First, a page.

About the Blog

I will post a new entry every few weeks. Some will be new writing and some will be past work that has relevance today. The writing will deal in some way with the themes that have been part of my teaching and writing life for decades:

•teaching and learning;
•educational opportunity;
•the importance of public education in a democracy;
•definitions of intelligence and the many manifestations of intelligence in school, work, and everyday life; and
•the creation of a robust and humane philosophy of education.

If I had to sum up the philosophical thread that runs through my work, it would be this: A deep belief in the ability of the common person, a commitment to educational, occupational, and cultural opportunity to develop that ability, and an affirmation of public institutions and the public sphere as vehicles for nurturing and expressing that ability.

My hope is that this blog will foster an online community that brings people together to continue the discussion.

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Tuesday, March 19, 2019

New Report from UCLA: “School and Society in the Age of Trump”


            Schools are porous institutions—what happens in society at large plays out in classrooms and hallways—so the disturbing findings of a masterful new report “School and Society in the Age of Trump” should not surprise. But they do, in their scope and severity. John Rogers and his colleagues (Michael Ishimoto, Alexander Kwako, Anthony Berryman, and Claudia Diera) at UCLA’s Institute for Democracy, Education, and Access surveyed a representative sample of over 500 public high school principals from across the country and found that 89% report that “incivility and contentiousness in the broader political environment has considerably affected their school community.” Eight-three percent of principals note these tensions are fueled by “untrustworthy or disputed information,” and over 90% report students sharing “hateful posts on social media.”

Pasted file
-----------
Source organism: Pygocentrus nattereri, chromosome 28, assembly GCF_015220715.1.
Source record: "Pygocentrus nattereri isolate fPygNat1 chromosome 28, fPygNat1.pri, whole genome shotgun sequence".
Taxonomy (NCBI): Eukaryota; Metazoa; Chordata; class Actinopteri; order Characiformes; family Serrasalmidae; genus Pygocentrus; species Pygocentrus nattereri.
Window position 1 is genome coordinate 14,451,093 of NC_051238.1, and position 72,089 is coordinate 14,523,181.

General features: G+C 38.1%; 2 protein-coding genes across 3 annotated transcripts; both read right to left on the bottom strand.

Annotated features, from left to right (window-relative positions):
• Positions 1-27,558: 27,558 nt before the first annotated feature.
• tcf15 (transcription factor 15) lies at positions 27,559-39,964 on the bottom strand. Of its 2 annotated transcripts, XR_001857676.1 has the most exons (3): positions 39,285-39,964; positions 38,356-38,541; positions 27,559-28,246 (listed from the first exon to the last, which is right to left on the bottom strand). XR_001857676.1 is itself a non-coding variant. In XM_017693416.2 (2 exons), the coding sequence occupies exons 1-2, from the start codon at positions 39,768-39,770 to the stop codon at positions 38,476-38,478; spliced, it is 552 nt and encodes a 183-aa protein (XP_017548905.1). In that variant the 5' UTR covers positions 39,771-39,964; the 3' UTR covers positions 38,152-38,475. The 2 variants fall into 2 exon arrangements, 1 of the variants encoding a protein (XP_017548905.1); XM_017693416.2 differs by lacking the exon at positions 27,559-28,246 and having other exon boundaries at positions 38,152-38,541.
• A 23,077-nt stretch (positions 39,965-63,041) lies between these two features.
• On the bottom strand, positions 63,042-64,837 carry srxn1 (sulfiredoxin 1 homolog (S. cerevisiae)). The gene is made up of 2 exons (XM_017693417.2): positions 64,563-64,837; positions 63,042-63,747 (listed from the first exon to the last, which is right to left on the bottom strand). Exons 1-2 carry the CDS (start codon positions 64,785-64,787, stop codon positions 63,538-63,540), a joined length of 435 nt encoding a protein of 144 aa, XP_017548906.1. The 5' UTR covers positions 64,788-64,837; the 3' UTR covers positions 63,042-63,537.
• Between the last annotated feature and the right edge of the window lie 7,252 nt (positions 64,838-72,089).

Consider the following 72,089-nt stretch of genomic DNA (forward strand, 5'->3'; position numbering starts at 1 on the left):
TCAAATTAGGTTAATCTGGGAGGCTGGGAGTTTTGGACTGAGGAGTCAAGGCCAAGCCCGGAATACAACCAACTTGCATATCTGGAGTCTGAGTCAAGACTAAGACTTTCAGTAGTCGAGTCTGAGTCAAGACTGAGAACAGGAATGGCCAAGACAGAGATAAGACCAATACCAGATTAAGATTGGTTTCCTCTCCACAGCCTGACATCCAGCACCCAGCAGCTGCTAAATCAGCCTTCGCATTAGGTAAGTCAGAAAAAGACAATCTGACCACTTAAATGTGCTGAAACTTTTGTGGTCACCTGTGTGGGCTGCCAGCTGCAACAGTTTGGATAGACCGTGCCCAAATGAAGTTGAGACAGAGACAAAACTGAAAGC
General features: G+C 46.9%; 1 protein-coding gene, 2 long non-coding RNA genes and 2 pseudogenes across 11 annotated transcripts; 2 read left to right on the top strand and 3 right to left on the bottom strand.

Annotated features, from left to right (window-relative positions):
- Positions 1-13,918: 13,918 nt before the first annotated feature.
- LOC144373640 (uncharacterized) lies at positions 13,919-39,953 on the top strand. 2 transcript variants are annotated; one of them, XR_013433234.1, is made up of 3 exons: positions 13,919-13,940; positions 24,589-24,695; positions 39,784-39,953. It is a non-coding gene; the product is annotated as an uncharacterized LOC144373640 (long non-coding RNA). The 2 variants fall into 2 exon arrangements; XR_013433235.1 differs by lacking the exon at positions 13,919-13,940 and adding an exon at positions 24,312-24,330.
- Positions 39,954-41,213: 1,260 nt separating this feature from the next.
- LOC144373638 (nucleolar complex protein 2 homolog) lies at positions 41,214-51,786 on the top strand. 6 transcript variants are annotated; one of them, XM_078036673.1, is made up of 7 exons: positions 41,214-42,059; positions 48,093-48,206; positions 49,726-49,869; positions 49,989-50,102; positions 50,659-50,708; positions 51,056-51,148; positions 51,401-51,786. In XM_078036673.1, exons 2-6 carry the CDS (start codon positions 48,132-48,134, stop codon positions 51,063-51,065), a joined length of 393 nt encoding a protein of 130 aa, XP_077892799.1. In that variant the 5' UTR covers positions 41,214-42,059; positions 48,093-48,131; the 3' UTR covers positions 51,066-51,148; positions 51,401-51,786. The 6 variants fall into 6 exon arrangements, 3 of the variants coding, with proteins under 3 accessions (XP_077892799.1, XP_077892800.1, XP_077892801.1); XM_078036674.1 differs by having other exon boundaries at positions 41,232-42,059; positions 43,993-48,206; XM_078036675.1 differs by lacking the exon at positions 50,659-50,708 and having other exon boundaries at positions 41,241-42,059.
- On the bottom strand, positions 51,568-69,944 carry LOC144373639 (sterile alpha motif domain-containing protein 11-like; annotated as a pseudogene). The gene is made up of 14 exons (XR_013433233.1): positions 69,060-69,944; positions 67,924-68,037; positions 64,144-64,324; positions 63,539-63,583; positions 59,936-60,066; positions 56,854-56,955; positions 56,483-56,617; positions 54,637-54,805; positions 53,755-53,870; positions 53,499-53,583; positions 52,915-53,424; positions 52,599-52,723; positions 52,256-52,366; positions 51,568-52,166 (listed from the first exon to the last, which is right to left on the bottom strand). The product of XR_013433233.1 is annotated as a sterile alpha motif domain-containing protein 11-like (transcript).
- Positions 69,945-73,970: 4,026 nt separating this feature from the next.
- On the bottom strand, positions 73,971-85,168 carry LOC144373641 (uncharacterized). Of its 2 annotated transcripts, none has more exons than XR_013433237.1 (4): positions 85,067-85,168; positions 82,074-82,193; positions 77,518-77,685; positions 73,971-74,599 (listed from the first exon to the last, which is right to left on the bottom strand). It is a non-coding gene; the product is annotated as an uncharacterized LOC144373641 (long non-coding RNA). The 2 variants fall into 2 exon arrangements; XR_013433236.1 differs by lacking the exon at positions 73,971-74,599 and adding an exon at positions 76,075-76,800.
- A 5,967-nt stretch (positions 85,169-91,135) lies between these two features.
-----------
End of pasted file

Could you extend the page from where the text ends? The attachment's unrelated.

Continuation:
Almost all principals rate the threat of gun violence as a major concern, and one in three principals report that their school received in the previous year threats of mass shooting or bombing or both. In schools with a sizable immigrant population, principals report the significant negative effects that federal immigration policy and its associated anti-immigrant rhetoric have on student performance and family stability. And schools that are in the areas of the country hardest hit by the opioid crisis are directly affected by addiction, overdose, and family devastation.
            These extraordinary challenges interact and are cumulative. Over 90% of principals report confronting at least three of the problems I just listed: incivility, false information, threats of gun violence, anti-immigrant policies and rhetoric, and the opioid crisis. This is the world of the American high school today.
            Rogers and his colleagues provide a rich analysis of the survey data and contextualize it with relevant research on political climate, gun violence, etc. But what makes the report come poignantly alive are the many comments offered by the principals themselves. There was room on the original survey for written comments, and, as follow-up, forty principals were selected to be interviewed. The reader gets a strong sense of the pressures these challenges place on principals, the various ways they try to respond, the political tensions many have to navigate in their communities, their frustrations and their breakthroughs. The report concludes with recommendations for school leaders that gain added weight from the lived experiences of the many principals who speak directly to us.
            “School and Society in the Age of Trump” offers a compelling and thought-provoking composite portrait of the American high school principal that becomes as well a portrait of our country at the end of the second decade of the Twenty-first Century.
            You can download both a summary and the full report here.

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